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Physical health and mental health often go hand-in-hand. Yoga has been practiced since likely around 5,000 years ago as a study of the soul and enlightenment in northern regions of India. Ancient sacred texts mention the older form of yoga and its spiritual purposes, however, the yoga we practice today is less than 100 years old. The development of yoga over the past few thousand years and the phases of how, where and when it has been practiced has maintained a focus on overall well-being.


The modern practice of yoga that is practiced teaches healthy habits that can be incorporated in everyday life. Yoga helps build strength, improve balance and manage stress amongst other benefits for the mind and body. There are many different types of yoga classes and practices, all ranging from beginner to advanced, so it is easy to get plugged in and find which works best for you.

Types of modern yoga:

  • Iyengar
    • A combination of standing and seated postures with some use of props.
    • Useful for individuals who want to focus on alignment and posture.
    • Benefits: increased muscular power and range of motion
  • Ashtanga
    • A sequence of poses practice in the same order with an emphasis on breath.
    • Useful for individuals who are prone to a more sedentary life and are looking for a fast-paced and physically challenging class.
    • Benefits: stronger muscles, decreased stress
  • Viniyoga
    • A focus on breathing and meditation.
    • Useful for individuals who have limited mobility range and want to work from the inside out.
    • Benefits: body awareness, better posture and relaxation
  • Jivamukti
    • A sequence that incorporates meditation, deep listening, compassion and chanting.
    • Useful for individuals who want to explore a more spiritual side to yoga and its ancient teaching.
    • Benefits: body awareness, relationship improvement, a chance to learn Sanskrit
  • Hatha
    • Slower-paced classes with the potential for physically demanding poses.
    • Useful for individuals who are looking for a grounded style that focuses on standing poses and developing mind and body awareness.
    • Benefits: calming of the body, mind and spirit
  • Vinyasa
    • A style with more freeform than Ashtanga, poses determined by the instructor
    • Useful for individuals who want a more athletic feel in yoga.
    • Benefits: builds lean muscle, light cardio endurance
  • Bikram
    • 26 poses and two breathing exercises performed in the same order for 90 minutes in a room set at 105ºF.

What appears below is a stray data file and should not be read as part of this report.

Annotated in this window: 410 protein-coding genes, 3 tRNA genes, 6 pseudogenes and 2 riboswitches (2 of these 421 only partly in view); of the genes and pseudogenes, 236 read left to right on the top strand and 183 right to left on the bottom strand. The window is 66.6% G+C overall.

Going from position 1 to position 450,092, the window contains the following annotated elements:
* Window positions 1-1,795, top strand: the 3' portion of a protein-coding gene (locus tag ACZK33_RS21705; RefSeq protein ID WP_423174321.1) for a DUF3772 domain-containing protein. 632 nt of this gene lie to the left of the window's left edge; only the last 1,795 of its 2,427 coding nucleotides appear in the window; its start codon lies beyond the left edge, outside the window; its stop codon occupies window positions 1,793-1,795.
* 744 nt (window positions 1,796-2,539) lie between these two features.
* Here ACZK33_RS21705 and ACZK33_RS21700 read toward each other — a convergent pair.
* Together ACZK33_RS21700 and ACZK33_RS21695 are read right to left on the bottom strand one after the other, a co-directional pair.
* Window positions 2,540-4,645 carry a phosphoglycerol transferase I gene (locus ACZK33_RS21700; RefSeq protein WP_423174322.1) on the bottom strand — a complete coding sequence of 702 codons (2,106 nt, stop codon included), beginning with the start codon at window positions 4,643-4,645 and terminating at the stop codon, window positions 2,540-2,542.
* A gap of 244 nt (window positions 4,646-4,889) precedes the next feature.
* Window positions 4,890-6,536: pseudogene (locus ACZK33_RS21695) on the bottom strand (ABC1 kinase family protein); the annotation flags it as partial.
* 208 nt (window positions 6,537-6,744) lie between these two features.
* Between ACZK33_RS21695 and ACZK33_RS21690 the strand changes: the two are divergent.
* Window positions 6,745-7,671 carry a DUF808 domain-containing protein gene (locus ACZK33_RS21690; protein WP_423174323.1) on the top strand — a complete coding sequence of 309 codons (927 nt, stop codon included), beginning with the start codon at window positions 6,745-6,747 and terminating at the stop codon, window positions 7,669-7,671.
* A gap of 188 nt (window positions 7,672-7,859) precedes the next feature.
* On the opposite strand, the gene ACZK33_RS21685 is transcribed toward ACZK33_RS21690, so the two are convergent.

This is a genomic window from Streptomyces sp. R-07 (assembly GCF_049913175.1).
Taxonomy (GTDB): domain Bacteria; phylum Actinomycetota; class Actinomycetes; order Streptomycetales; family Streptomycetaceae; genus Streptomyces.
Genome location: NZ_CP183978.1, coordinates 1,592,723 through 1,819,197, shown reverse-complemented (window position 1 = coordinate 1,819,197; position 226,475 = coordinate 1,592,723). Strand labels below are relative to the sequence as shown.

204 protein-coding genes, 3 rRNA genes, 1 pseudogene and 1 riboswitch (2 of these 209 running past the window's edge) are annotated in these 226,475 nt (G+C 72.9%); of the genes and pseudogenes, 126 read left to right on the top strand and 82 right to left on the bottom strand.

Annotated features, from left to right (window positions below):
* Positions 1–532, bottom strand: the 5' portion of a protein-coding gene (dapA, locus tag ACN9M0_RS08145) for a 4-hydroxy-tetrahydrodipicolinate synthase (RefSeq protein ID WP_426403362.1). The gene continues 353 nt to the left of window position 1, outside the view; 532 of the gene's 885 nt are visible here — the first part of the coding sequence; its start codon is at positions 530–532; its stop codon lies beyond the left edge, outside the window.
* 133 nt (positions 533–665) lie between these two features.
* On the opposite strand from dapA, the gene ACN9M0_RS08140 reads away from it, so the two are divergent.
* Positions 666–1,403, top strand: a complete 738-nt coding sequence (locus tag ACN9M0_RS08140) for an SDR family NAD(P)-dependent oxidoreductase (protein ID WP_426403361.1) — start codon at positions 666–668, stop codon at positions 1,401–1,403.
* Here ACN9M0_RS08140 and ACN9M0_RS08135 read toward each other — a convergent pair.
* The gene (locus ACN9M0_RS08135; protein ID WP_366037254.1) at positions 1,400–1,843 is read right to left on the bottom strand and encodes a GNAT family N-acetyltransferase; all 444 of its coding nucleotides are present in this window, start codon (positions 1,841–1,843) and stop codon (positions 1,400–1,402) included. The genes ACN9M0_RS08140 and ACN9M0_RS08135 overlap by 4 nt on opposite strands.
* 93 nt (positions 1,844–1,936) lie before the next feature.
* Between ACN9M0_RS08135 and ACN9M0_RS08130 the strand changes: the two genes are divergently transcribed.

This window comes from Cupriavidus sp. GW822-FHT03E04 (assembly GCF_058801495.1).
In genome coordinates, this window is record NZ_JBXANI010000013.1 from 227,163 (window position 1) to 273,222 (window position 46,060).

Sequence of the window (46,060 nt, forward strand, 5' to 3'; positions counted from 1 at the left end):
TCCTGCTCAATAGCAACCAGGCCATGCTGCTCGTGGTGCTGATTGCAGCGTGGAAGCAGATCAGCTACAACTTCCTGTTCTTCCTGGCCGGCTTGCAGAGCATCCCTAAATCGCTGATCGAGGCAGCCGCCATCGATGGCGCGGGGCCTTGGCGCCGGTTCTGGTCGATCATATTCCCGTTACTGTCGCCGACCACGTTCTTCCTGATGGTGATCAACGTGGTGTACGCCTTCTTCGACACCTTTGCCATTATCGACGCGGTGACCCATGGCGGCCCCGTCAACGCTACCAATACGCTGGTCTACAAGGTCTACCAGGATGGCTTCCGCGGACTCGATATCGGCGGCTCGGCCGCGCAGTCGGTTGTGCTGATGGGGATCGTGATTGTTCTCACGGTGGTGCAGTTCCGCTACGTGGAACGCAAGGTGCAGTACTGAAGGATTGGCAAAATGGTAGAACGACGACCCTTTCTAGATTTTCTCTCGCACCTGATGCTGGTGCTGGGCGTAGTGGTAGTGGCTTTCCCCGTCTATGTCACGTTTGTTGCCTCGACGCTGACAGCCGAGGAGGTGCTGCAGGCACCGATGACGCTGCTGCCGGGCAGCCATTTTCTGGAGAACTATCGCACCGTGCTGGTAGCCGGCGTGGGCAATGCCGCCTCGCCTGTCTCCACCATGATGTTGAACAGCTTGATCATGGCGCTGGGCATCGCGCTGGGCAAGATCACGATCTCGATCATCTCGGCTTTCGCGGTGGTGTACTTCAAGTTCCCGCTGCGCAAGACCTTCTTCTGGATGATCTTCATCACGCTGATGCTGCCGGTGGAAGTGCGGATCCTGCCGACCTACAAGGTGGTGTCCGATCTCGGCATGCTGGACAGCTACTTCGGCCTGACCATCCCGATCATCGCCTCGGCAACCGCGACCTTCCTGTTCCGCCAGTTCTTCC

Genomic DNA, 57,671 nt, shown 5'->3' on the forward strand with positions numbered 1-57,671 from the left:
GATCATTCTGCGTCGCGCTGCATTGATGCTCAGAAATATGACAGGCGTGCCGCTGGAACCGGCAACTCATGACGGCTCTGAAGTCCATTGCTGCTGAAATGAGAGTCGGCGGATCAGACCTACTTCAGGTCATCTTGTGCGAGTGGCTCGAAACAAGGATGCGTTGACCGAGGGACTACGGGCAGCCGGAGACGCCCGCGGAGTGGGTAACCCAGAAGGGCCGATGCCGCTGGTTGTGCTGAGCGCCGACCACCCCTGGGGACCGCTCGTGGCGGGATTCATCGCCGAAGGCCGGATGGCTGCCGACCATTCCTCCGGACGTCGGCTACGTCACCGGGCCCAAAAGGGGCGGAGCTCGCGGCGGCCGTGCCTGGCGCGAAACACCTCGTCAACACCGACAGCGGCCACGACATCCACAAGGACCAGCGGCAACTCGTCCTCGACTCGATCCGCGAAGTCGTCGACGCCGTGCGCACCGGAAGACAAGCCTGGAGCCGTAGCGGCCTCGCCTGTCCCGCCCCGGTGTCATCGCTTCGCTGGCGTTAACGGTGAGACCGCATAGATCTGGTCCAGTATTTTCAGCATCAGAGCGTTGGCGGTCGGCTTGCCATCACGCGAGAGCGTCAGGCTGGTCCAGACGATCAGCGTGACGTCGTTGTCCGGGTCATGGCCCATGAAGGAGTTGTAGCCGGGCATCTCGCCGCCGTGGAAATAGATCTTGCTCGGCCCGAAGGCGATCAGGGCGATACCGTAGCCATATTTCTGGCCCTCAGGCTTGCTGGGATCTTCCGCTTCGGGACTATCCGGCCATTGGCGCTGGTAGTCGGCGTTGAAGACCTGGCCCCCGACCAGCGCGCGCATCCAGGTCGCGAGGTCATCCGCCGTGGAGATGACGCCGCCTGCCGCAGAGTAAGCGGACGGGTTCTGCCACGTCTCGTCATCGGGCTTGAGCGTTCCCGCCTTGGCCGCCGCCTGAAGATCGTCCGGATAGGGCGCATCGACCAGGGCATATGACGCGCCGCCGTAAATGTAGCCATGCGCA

• Useful for individuals who can exercise in heat, endure extreme exertion and enjoy repetition.
    • Benefits: improved circulation, sweat out toxins
  • Kundalini
    • A form that incorporates complex breathing techniques, meditation, repetition, mantras and chanting.
    • Useful for individuals who are looking for a combination of spiritual and physical.
    • Benefits: energizes points at the base of the spine, opens channels
  • Yin
    • A slower paced style in which poses are held for three to five minutes.
    • Useful for individuals wanting to slow down, have chronic pain, stress or tight muscles.
    • Benefits: releases tension, improves range of motion for muscles and connective tissue, rejuvenates and energizes
  • Restorative
    • A gentle approach to yoga with poses held for 10 minutes or more and may use props such as blankets, bolsters and straps.
    • Useful for individuals living with chronic pain or stress.
    • Benefits: calms the nervous system

There is a misconception that you must be able to come in already flexible and able to manipulate your body into the most exotic poses, but that is not the goal. The goal is to test your limits, explore what your mind and body is capable of, and overcome some barriers you believe your body and/or mind has limited your ability to. 


Overall physical benefits include:

  • Increased muscle strength and tone
  • Improved balance
  • Cardio and circulatory health
  • Improved athletic performance
  • Maintaining a balanced metabolism
  • Increased flexibility
  • Improved respiration, energy and vitality
  • Protection from injury


Mentally, yoga is a great method to help relieve stress and its negative effects such as tension in the back or neck, sleeping problems, an inability to concentrate, headaches, and drug abuse. Learning new breathing methods to cope with stress along with meditative practices assists in increasing focus, awareness and relaxation. 


Understanding how your body and mind work together is a key factor in yoga, and one that could make all the difference in bettering your health holistically.

READ MORE: Wellness Wednesday: The Mental Health Benefits of Exercise